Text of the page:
All the Terminators, Jurassic Parks, Impossible Missions, and superhero adaptations, sequels and reboots might as well just stay home. The king of the 2015 Summer Blockbusters has entered the building. Mad Max: Fury Road is everything the trailers and marketing promised: non-stop, insanely well choreographed and executed action. It’s like the cinematic equivalent of Blackalicious’ unyielding Alphabet Aerobics . It makes Furious 7 look like a walk in the park and Avengers: Age of Ultron look like an animated kids movie. I’m confident in calling it now. Nothing will top this spectacle. This is the summer movie to end all summer movies.
It’s been 30 years since the last Mad Max film, yet it feels like George Miller didn’t waste a minute. Fury Road has been stuck in various stages of development for much of the interim, with Mel Gibson attached to reprise the role in the early 2000s, but it seems that everything worked out in the end, with Tom Hardy bringing some much need fresh blood to the role (often literally). Despite being the fourth film in the series, almost nothing in it relies on the viewer having seen the first three. All you need to know is immediately clear: this is a post apocalyptic world where corrupt warlords rule all, and Max is a lone road warrior who doesn’t put up with their shit.
Despite this being a ‘Mad Max’ film, Charlize Theron’s Imperator Furiosa is the real star of the show. The story begins when she defies the warlord’s orders and leaves with all of his sex slaves stowed away in her rig. In the first chase, Max is a prisoner and unwilling participant, strapped to the front of a car to serve as a blood bag for “warboy” Nux (Nicholas Hoult). Once he escapes, Max helps the women, but they are by no means helpless and are all badasses in their own way. This is indeed the feminist action movie many have been waiting for, and it was made by a 70 year old man who wasn’t even trying (take that Whedon). Okay, maybe he was conscious of what he was doing when he brought Eve Ensler (author of The Vagina Monologues) to consult with the cast and educate them about women who have been sexually exploited in similar ways. Ensler even stated in a recent interview “I think George Miller is a feminist, and he made a feminist action film.” Don’t forget that this film was in development long before this was even a hot button issue that Hollywood consistently tried (and failed) to address.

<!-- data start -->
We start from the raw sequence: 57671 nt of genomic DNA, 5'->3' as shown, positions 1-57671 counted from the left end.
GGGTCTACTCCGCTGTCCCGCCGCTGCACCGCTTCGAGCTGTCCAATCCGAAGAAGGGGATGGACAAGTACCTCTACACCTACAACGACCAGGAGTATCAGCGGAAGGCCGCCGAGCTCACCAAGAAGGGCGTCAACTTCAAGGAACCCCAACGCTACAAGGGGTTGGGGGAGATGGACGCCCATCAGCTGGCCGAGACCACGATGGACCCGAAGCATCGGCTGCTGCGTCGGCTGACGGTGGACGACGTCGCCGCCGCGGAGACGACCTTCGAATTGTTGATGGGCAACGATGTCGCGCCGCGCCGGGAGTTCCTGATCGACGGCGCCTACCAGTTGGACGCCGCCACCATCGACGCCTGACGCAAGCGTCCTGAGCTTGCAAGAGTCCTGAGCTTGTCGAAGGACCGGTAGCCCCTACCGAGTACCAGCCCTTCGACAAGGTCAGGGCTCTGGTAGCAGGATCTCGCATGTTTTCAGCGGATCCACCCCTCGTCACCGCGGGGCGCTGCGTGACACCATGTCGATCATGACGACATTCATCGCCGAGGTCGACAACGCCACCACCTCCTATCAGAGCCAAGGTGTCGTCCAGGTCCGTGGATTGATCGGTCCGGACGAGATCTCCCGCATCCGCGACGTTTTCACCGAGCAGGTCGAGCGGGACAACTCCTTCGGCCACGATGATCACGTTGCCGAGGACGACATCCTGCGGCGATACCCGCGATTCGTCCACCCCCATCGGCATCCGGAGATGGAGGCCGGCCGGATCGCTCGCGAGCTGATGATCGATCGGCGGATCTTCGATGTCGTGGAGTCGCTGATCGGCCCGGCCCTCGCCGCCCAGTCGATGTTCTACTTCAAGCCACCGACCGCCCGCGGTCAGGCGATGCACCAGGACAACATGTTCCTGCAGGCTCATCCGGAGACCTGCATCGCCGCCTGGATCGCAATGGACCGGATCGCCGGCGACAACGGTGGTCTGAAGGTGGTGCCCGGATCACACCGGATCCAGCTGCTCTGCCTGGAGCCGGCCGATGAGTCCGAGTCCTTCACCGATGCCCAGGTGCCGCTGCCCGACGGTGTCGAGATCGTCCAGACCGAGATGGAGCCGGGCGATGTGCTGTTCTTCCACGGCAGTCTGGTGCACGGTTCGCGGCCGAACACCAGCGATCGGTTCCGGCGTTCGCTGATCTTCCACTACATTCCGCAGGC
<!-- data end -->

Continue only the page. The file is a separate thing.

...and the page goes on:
Miller has managed to bring back the shock and awe that the has been lost in the digital era of filmmaking. Because pretty much all of the stunts are done practically, it’s difficult to imagine how they were achieved without injury, and even savvy viewers are left wondering how the hell he shot them. It’s essentially a two hour chase, stopping only occasionally for a breath, yet nothing about it ever gets tedious. Bodies and car parts litter the frame in a beautiful ballet of sand and fire. You could pick just about any two minutes of the movie and it would serve as a good trailer for this awesome adrenaline rush of a film.
George Miller has become the Hollywood hero nobody was expecting. Apart from the Mad Max films, he is actually best known for family fare such as the Happy Feet films and Babe: Pig in the City. Now he has returned to his Aussie roots while also making something completely original. Mad Max: Fury Road is simultaneously a throwback exploitation genre film and extremely progressive and fresh. This expertly executed labour of love is truly cinema in its purest form.
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